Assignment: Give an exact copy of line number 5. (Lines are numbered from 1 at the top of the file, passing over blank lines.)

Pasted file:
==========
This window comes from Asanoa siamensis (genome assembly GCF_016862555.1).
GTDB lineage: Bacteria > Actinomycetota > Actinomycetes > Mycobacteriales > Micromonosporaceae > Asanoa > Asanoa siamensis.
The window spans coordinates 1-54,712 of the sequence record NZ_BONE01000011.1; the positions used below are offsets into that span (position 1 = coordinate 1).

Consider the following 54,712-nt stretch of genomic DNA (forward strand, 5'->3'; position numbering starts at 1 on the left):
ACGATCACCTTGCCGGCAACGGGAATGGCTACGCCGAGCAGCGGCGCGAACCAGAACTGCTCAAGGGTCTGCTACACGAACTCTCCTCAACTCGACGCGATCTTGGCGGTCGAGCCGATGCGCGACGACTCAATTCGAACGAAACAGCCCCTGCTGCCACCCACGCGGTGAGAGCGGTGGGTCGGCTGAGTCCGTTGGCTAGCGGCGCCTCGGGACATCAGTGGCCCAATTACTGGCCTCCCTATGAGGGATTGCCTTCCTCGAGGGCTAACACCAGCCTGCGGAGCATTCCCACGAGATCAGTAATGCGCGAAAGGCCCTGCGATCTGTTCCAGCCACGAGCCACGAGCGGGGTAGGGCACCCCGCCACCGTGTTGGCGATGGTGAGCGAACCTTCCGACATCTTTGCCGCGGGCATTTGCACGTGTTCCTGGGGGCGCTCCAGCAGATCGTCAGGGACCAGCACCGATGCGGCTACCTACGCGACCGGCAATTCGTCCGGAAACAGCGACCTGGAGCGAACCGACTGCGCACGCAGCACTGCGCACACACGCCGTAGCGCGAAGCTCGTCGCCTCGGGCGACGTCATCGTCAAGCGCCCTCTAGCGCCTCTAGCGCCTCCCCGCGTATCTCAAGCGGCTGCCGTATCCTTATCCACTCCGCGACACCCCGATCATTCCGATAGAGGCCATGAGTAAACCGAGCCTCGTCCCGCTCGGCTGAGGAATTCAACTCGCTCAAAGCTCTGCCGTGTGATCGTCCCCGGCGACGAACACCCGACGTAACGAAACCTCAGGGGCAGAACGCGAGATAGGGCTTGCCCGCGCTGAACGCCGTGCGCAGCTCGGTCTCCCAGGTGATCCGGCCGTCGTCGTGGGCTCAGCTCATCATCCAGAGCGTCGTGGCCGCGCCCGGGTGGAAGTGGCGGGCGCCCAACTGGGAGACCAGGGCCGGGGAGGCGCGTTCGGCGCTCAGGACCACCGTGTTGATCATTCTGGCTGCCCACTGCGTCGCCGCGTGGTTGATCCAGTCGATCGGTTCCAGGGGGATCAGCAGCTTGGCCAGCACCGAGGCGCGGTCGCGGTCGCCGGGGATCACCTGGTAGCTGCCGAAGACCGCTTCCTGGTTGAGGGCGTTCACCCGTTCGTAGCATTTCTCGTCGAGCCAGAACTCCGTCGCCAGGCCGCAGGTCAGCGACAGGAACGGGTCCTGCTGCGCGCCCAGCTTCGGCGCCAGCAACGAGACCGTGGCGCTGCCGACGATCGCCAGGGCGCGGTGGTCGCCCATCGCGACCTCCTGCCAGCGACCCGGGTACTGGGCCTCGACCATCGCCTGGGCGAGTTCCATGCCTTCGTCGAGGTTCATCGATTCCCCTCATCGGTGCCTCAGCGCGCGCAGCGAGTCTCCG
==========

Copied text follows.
ACGATCACCTTGCCGGCAACGGGAATGGCTACGCCGAGCAGCGGCGCGAACCAGAACTGCTCAAGGGTCTGCTACACGAACTCTCCTCAACTCGACGCGATCTTGGCGGTCGAGCCGATGCGCGACGACTCAATTCGAACGAAACAGCCCCTGCTGCCACCCACGCGGTGAGAGCGGTGGGTCGGCTGAGTCCGTTGGCTAGCGGCGCCTCGGGACATCAGTGGCCCAATTACTGGCCTCCCTATGAGGGATTGCCTTCCTCGAGGGCTAACACCAGCCTGCGGAGCATTCCCACGAGATCAGTAATGCGCGAAAGGCCCTGCGATCTGTTCCAGCCACGAGCCACGAGCGGGGTAGGGCACCCCGCCACCGTGTTGGCGATGGTGAGCGAACCTTCCGACATCTTTGCCGCGGGCATTTGCACGTGTTCCTGGGGGCGCTCCAGCAGATCGTCAGGGACCAGCACCGATGCGGCTACCTACGCGACCGGCAATTCGTCCGGAAACAGCGACCTGGAGCGAACCGACTGCGCACGCAGCACTGCGCACACACGCCGTAGCGCGAAGCTCGTCGCCTCGGGCGACGTCATCGTCAAGCGCCCTCTAGCGCCTCTAGCGCCTCCCCGCGTATCTCAAGCGGCTGCCGTATCCTTATCCACTCCGCGACACCCCGATCATTCCGATAGAGGCCATGAGTAAACCGAGCCTCGTCCCGCTCGGCTGAGGAATTCAACTCGCTCAAAGCTCTGCCGTGTGATCGTCCCCGGCGACGAACACCCGACGTAACGAAACCTCAGGGGCAGAACGCGAGATAGGGCTTGCCCGCGCTGAACGCCGTGCGCAGCTCGGTCTCCCAGGTGATCCGGCCGTCGTCGTGGGCTCAGCTCATCATCCAGAGCGTCGTGGCCGCGCCCGGGTGGAAGTGGCGGGCGCCCAACTGGGAGACCAGGGCCGGGGAGGCGCGTTCGGCGCTCAGGACCACCGTGTTGATCATTCTGGCTGCCCACTGCGTCGCCGCGTGGTTGATCCAGTCGATCGGTTCCAGGGGGATCAGCAGCTTGGCCAGCACCGAGGCGCGGTCGCGGTCGCCGGGGATCACCTGGTAGCTGCCGAAGACCGCTTCCTGGTTGAGGGCGTTCACCCGTTCGTAGCATTTCTCGTCGAGCCAGAACTCCGTCGCCAGGCCGCAGGTCAGCGACAGGAACGGGTCCTGCTGCGCGCCCAGCTTCGGCGCCAGCAACGAGACCGTGGCGCTGCCGACGATCGCCAGGGCGCGGTGGTCGCCCATCGCGACCTCCTGCCAGCGACCCGGGTACTGGGCCTCGACCATCGCCTGGGCGAGTTCCATGCCTTCGTCGAGGTTCATCGATTCCCCTCATCGGTGCCTCAGCGCGCGCAGCGAGTCTCCG